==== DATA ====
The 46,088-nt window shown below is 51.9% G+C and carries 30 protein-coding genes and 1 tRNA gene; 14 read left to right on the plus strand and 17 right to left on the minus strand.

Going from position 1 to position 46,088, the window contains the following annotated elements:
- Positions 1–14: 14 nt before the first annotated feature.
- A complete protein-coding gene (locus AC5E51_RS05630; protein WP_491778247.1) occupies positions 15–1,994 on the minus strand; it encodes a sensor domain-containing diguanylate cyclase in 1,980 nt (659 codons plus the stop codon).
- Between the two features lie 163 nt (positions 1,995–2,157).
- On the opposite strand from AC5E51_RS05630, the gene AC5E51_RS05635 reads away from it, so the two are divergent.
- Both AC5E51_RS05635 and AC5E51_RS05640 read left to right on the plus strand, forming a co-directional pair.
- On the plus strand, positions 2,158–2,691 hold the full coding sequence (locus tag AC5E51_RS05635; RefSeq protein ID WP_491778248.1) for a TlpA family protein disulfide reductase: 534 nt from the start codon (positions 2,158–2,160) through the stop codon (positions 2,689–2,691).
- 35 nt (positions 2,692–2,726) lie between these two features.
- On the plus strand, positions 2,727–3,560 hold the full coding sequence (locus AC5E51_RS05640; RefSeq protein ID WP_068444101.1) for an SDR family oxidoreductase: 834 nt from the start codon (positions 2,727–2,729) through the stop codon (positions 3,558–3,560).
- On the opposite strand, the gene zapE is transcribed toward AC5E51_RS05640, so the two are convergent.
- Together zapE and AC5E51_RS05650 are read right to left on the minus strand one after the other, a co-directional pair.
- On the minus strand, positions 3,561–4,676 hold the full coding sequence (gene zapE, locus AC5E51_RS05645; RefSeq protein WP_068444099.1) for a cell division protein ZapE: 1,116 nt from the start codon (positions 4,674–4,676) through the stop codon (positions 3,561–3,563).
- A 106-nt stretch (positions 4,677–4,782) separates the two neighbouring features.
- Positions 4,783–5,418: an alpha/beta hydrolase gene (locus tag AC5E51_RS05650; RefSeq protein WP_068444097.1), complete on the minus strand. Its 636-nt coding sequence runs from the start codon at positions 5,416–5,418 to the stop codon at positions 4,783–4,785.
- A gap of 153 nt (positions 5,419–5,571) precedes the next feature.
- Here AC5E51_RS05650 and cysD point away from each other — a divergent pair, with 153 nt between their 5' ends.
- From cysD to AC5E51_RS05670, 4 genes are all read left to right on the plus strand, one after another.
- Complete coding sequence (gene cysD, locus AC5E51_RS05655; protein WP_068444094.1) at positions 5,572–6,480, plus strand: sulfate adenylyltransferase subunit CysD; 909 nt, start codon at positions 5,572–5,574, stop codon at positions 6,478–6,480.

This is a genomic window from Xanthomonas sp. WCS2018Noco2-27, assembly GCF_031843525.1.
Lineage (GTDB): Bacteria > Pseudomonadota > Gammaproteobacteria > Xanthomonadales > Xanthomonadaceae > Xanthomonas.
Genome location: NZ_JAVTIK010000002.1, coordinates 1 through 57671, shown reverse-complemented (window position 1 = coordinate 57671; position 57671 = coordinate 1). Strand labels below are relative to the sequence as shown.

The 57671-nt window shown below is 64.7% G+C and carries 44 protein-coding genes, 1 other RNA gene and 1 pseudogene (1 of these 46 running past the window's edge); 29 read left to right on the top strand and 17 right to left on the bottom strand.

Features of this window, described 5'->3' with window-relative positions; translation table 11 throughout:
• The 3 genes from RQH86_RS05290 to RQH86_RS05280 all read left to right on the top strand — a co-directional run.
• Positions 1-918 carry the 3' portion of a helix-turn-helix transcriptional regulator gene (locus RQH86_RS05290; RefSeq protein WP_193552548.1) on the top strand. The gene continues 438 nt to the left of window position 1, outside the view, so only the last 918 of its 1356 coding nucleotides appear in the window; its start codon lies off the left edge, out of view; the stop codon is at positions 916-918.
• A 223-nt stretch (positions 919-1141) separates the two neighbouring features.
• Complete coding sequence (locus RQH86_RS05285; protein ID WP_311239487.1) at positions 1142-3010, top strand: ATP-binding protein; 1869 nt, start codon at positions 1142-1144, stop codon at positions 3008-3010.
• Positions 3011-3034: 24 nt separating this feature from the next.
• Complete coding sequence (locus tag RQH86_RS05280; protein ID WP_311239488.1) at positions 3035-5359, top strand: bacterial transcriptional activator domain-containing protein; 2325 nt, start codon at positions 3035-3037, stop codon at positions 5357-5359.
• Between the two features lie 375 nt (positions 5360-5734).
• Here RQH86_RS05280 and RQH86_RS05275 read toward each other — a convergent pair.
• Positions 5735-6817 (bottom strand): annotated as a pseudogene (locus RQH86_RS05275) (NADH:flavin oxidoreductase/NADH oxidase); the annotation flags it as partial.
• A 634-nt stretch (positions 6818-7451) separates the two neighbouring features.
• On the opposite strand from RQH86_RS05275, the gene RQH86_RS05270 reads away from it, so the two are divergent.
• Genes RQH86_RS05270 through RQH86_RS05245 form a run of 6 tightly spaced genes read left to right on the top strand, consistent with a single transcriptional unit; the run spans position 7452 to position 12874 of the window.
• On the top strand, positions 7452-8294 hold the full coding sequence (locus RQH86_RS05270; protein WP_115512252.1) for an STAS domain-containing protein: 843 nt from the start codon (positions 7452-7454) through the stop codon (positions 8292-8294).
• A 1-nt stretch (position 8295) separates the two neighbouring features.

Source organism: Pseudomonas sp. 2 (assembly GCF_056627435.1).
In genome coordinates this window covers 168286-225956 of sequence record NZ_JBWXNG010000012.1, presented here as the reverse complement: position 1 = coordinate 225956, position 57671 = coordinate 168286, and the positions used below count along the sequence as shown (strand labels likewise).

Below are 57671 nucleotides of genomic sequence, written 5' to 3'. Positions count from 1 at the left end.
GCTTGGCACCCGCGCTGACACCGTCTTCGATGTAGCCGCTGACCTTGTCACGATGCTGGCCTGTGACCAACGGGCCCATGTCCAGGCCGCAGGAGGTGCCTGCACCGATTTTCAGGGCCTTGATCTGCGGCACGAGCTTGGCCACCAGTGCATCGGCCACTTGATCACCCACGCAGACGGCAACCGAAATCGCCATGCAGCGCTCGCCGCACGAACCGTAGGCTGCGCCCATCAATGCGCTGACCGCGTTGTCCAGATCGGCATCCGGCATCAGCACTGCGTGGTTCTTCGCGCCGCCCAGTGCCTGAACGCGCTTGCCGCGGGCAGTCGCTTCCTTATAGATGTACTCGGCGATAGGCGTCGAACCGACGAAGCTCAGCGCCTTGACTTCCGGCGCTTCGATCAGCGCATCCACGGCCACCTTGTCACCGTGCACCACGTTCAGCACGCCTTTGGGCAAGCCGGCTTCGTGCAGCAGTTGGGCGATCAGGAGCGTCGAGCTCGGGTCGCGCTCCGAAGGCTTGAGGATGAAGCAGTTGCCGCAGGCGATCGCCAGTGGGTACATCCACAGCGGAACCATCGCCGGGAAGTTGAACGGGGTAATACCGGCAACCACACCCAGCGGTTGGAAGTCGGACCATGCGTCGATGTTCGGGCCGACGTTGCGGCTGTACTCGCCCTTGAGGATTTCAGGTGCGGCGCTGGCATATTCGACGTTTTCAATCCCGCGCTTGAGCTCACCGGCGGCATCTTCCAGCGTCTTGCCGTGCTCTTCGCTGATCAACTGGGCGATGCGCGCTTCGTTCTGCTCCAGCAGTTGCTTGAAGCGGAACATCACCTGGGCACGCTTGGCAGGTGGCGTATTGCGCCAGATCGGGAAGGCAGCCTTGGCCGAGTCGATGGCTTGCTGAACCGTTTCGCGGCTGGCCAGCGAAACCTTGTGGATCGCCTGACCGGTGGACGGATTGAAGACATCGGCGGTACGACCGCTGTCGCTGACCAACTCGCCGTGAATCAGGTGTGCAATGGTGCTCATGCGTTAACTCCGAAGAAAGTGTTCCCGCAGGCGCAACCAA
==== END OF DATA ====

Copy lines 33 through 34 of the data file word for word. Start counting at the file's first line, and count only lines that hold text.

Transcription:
• Positions 5735-6817 (bottom strand): annotated as a pseudogene (locus RQH86_RS05275) (NADH:flavin oxidoreductase/NADH oxidase); the annotation flags it as partial.
• A 634-nt stretch (positions 6818-7451) separates the two neighbouring features.